How many cigarettes are the equivalent of one bottle of wine? It may seem like a strange question to ask, but experts are using the connection to communicate alcohol-related cancer risks to the public.

After all, even moderate drinking is associated with an increased risk of cancer. Now, researchers illustrate the risks using the well-known link between cigarettes and cancer.

Wine, Cigarettes, and Cancer

A team from the University of Southampton, University Hospital Southampton NHS Foundation Trust and Bangor University estimated the cancer risk of wine and compared it with the cancer risk of cigarettes in a study published in the journal BMC Public Health.

"We aimed to answer the question: Purely in terms of cancer risk — that is, looking at cancer in isolation from other harms — how many cigarettes are there in a bottle of wine?" Dr. Theresa Hydes, the lead author of the study, explains in a statement from the University of Southampton. "Our findings suggest that the 'cigarette equivalent' of a bottle of wine is five cigarettes for men and ten for women per week."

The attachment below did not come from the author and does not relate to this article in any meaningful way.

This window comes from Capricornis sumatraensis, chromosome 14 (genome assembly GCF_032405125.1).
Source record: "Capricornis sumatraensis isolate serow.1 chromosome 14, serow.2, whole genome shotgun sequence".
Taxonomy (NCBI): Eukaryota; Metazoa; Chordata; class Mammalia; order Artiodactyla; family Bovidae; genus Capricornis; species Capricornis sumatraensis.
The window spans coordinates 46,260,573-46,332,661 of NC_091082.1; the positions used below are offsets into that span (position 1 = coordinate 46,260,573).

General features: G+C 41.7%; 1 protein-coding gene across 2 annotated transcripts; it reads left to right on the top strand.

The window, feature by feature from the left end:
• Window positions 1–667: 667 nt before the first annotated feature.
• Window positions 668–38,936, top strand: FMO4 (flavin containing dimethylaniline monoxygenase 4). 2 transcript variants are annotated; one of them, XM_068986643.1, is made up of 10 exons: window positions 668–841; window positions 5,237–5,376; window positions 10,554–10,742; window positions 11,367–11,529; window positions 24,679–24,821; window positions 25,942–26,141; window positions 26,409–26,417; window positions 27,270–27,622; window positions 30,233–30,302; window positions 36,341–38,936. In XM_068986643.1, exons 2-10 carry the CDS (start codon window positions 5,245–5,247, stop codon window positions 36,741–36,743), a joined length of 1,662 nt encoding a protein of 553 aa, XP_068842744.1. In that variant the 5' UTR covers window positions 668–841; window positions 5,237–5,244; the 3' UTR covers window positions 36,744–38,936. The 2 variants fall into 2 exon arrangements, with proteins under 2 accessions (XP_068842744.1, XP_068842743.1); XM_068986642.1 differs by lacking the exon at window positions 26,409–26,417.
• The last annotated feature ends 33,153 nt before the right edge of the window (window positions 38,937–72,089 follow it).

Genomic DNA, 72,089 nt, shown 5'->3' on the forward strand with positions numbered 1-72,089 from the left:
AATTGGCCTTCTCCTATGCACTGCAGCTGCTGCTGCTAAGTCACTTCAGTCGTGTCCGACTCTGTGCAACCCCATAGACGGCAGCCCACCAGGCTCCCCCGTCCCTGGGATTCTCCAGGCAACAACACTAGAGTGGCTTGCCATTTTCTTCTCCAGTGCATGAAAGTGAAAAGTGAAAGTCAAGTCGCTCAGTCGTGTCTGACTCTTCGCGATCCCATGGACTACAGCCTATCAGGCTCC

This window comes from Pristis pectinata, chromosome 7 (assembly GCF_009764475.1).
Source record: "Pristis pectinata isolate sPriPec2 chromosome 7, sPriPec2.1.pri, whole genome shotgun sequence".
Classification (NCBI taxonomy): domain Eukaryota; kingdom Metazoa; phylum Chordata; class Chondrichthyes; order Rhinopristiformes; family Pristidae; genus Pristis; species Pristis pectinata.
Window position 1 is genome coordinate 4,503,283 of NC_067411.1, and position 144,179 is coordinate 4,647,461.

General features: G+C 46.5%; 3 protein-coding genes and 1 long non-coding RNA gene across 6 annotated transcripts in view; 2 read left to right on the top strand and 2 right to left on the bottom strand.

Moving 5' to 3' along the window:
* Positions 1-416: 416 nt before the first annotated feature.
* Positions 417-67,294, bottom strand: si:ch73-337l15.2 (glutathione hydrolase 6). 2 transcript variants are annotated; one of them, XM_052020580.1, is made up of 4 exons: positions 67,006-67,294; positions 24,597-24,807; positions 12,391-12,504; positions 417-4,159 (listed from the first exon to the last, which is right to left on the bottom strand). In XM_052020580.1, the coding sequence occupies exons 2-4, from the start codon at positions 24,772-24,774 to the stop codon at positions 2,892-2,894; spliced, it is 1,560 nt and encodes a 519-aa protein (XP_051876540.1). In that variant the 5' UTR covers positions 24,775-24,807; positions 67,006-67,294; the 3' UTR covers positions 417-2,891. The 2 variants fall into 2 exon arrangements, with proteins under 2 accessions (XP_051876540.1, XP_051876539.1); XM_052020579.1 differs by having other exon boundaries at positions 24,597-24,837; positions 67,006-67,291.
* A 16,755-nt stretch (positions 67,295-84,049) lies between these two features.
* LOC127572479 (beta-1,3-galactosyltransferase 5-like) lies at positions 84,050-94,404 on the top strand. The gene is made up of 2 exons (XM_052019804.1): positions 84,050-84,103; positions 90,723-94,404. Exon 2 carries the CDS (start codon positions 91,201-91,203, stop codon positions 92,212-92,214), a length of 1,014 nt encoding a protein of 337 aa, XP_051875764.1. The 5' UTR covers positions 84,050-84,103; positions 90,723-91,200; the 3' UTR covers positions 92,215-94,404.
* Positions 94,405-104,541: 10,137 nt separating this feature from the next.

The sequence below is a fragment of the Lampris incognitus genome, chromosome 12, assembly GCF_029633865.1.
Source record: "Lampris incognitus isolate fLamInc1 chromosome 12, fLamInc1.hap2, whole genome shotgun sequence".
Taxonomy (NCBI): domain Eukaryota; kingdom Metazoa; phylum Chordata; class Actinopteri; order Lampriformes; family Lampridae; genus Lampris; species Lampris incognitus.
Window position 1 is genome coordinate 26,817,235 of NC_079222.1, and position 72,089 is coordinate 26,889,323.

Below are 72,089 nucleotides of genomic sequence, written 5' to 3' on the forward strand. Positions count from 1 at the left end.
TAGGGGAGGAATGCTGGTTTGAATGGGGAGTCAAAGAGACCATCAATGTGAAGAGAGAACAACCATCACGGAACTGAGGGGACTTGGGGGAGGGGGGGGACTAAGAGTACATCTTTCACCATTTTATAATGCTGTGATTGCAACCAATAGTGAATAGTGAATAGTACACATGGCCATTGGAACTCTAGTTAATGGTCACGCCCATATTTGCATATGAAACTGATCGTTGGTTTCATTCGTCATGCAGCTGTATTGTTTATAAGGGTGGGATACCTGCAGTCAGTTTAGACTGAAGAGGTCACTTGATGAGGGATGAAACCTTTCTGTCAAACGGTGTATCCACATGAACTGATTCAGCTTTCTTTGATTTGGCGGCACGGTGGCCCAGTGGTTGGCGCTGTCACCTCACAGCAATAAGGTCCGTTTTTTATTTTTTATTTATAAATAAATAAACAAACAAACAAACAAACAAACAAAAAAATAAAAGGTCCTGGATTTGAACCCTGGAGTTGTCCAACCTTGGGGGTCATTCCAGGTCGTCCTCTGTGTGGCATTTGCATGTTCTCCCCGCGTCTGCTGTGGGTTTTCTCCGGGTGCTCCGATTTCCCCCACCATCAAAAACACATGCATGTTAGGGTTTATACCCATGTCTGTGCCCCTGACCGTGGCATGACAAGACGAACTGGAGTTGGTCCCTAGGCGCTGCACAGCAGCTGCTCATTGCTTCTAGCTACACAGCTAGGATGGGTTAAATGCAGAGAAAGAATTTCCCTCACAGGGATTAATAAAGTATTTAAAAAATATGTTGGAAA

The risk of developing cancer associated with drinking one bottle of wine a week is 1 percent in non-smoking men and 1.4 percent in non-smoking women. The risk is associated primarily with gastrointestinal tract cancer in men and breast cancer in women.

Furthermore, the findings show that an increase in wine consumption results in an increase in cancer risk as well.

Drinking three bottles of wine per week raises the absolute lifetime cancer risk to 1.9 percent in men and 3.6 percent in women. This translates to eight cigarettes weekly for men and 23 cigarettes weekly for women.

Using Cigarettes to Measure Cancer Risk

Hydes points out that while the connection between heavy drinking and many types of cancer has been established, most of the public is still not aware of it.

The National Cancer Institute reports that 3.5 percent of cancer deaths in the United States in 2009 were alcohol-related. Alcohol consumption has been linked to head and neck, esophageal, liver, breast, and colorectal cancers, among others.

Since the link between cigarettes and cancer is more widely accepted, the researchers decided to use cigarettes as a measure to calculate the cancer risk of alcohol.

"We must be absolutely clear that this study is not saying that drinking alcohol in moderation is in any way equivalent to smoking," Hydes clarifies. "Our finds relate to lifetime risk across the population."

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